How to (properly) clean your sex toys in time for Spring
Spring is here, and with that comes the inevitable desire to clean anything and everything around you. The snow is melting, flowers are blooming and a fresh start is upon us. What a perfect opportunity to do the deep clean of your favourite sex toys that you've been putting off...
Sex toys are a great investment towards your personal pleasure, and the best way to make your toys last is to clean them properly and regularly.
Not washing your toy, using the wrong lube, or storing your toy incorrectly can not only damage the quality of your toy, but can also lead to a risk of infection for you or your partner.
Genitals aren’t “dirty,” but bacteria can build up on your toys and spread, so proper cleaning is important to avoid bacterial infection or transmission of STIs. Some STIs die once the fluid they live in dries, but other, such as hepatitis and scabies, can live for weeks or months outside the body.
Don’t know how to clean your toys? We’ve got some guidelines to help.
Most sex toys come with cleaning instructions, so be sure to check for any tips or methods specific to your toy.
What material is your toy?
Just like laundry, sex toys made of different materials need to be cleaned in different ways.
Toys come in many materials, but can be divided into two general categories: porous and nonporous. You should be able to find what material your toy is on the package or the manufacturer’s website.
Nonporous toys are made of silicone, glass, metal, and ABS hard plastic.
Nonporous materials don’t allow bacteria through and are generally easy to clean.
You can wash nonporous toys with a mild soap and water or with special sex toy spray/wipes. Some materials can be boiled such as silicone, Pyrex (heat-resistant glass), and stainless steel.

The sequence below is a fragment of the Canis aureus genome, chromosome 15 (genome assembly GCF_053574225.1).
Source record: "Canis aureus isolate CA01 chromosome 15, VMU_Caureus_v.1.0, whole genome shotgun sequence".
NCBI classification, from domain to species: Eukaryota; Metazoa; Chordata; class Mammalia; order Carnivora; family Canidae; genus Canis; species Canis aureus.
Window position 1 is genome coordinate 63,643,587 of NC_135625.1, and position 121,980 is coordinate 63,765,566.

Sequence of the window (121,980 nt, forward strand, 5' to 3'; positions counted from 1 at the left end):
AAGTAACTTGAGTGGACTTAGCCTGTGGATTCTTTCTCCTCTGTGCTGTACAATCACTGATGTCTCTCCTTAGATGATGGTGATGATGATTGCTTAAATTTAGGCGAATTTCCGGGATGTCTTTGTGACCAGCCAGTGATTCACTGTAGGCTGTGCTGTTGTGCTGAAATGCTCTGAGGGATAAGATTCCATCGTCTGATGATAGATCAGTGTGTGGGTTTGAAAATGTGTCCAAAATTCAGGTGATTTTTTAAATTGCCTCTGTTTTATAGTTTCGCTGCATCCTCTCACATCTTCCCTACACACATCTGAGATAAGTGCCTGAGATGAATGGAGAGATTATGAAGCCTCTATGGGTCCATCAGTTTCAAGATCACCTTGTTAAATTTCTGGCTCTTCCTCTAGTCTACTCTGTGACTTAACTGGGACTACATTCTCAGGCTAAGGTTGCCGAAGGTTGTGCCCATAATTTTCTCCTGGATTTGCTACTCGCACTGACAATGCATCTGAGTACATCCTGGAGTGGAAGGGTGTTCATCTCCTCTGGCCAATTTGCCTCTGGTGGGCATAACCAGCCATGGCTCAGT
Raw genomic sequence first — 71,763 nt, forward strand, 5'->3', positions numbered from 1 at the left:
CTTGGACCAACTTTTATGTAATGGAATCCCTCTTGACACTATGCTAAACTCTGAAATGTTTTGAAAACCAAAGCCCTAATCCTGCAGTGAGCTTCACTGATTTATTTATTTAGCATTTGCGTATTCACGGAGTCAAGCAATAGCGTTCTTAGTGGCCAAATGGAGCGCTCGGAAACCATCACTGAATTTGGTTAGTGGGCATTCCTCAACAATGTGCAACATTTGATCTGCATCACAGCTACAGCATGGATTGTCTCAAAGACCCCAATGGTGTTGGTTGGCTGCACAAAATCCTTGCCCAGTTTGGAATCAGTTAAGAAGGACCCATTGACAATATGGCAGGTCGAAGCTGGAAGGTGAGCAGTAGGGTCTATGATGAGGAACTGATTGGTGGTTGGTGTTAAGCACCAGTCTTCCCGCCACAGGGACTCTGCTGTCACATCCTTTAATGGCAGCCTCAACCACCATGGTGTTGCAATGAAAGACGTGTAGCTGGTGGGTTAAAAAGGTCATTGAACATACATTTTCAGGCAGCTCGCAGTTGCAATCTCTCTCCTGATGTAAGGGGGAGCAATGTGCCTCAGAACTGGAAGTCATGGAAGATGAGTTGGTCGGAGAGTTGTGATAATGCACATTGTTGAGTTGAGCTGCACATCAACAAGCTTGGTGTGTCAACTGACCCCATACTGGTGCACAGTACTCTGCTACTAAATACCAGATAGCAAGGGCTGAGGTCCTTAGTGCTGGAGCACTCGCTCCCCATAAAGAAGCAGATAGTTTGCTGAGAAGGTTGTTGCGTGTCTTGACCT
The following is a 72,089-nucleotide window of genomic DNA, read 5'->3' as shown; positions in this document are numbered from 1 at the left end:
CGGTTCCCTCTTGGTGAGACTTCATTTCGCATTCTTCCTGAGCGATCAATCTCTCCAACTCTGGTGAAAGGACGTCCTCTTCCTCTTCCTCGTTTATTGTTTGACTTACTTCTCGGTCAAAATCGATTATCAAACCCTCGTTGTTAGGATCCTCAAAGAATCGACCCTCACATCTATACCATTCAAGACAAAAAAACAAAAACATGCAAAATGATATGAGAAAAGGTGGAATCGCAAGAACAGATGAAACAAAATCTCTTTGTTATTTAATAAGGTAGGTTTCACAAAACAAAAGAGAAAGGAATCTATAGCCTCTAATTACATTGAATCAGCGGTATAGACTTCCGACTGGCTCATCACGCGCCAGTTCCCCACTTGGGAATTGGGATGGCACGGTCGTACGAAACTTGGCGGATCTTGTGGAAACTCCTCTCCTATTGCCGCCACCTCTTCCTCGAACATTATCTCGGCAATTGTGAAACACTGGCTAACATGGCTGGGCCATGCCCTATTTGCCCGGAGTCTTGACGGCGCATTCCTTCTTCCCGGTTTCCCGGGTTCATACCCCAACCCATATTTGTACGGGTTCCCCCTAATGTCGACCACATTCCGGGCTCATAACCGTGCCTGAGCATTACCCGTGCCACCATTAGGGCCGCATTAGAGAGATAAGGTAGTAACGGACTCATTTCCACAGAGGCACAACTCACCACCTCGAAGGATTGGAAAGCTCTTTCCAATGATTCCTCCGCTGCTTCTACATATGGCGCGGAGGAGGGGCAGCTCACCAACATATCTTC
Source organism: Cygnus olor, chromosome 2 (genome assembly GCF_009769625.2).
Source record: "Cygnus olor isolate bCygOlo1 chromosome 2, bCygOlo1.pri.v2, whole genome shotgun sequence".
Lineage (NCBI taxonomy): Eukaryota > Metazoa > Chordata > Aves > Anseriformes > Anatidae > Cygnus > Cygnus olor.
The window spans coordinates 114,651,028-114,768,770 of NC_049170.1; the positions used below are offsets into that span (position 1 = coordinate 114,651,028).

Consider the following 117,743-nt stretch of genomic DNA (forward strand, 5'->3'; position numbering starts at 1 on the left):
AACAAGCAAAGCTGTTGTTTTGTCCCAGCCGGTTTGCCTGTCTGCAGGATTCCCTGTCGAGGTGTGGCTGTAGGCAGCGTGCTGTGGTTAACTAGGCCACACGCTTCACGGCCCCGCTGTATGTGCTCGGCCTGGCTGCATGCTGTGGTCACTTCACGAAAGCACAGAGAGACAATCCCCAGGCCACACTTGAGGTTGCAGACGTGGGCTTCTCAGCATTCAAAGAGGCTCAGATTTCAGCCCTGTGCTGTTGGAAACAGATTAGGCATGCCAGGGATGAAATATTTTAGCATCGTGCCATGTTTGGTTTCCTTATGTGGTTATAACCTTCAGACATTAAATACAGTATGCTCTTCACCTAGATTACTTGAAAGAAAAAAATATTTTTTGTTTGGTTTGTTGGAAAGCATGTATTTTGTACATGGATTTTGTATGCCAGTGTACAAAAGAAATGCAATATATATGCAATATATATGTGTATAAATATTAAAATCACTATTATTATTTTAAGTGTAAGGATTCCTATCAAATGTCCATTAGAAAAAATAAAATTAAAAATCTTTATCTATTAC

Porous toys, on the other hand, are made of hard plastic, cyberskin, elastomer, jelly rubber, nylon, vinyl, acrylic, leather, neoprene, and some hard plastics.
Porous materials are absorbent, meaning they cannot be completely sterilized.
Since porous materials are sensitive to temperature and therefore prone to warping, they should only be washed with mild soap and warm water.
Cleaning vs. sterilizing
You should wash your toy after every use, whether you are using it solo or with a partner.
If you don’t, dried body fluids can degrade or discolor the material.
Additionally, if you store an unwashed toy with other toys, it can contaminate them with bacteria. Washing your toy with soap and water cleans the toy, but does not sterilize it!
To sterilize means to completely remove any bacteria, microbes, and viruses.
You should sterilize toys after anal use, if you have a yeast infection, or if you share a toy with a partner. Even if your toy is only for vaginal use and you don’t have any infections, it’s still a good idea to sterilize your toy once in a while.
Only nonporous toys can be sterilized, and you need to use an agent that will kill all of the microbes: heat, bleach, or alcohol. If you are using bleach, a 10% bleach to water solution is best. Make sure to rinse it well after!
When washing your toys, use a mild, unscented hand or dish soap. Avoid antibacterial soaps, which can leave a residue.
For a more discreet option, many sex toy brands also make toy cleaners in liquid or wipe formulas.
If you are washing a battery-operated or plug-in toy, DO NOT submerge it in water. Unless your toy is completely waterproof, this will damage the motor. Just wipe it down with a warm, soapy washcloth.
Use the right accessories (lube, condoms, etc.)
Silicone or oil-based lubes will stick to silicone toys and break down the material.
Choose a water-based lube instead, and always make sure to wash your toy after each use.
Some porous toys cannot be completely sterilized, so use a condom when using one with a partner.
Using the toy by yourself without a condom is okay, unless you have an infection or are switching from anal to vaginal play in the same session.
You should also always use a condom with jelly toys, which contain potentially dangerous chemicals called phthalates.
Maintain your toys
Make sure to regularly check your toys for any irregularities that signal it’s time to throw it out.
Look out for seams coming apart or pockmarks in silicone toys, since these are signs that the toy is no longer nonporous.
Take the batteries out of your toys when not in use — leaving the batteries in can actually corrode the toy and drain the battery life.
Store toys correctly
Finally, don’t just throw toys in your bedside drawer. If left out, your toy can come in contact with lint, pet hair, or other bacteria, which will then go in your body if you don’t wash the toy before using it.
Be smart and store your toys wrapped in cloth or in a cloth bag and keep them somewhere safe, dry, and relatively cool.
Avoid using Tupperware or plastic bags, because chemicals can leach into the toy over an extended period.
Happy Spring Cleaning, bbs!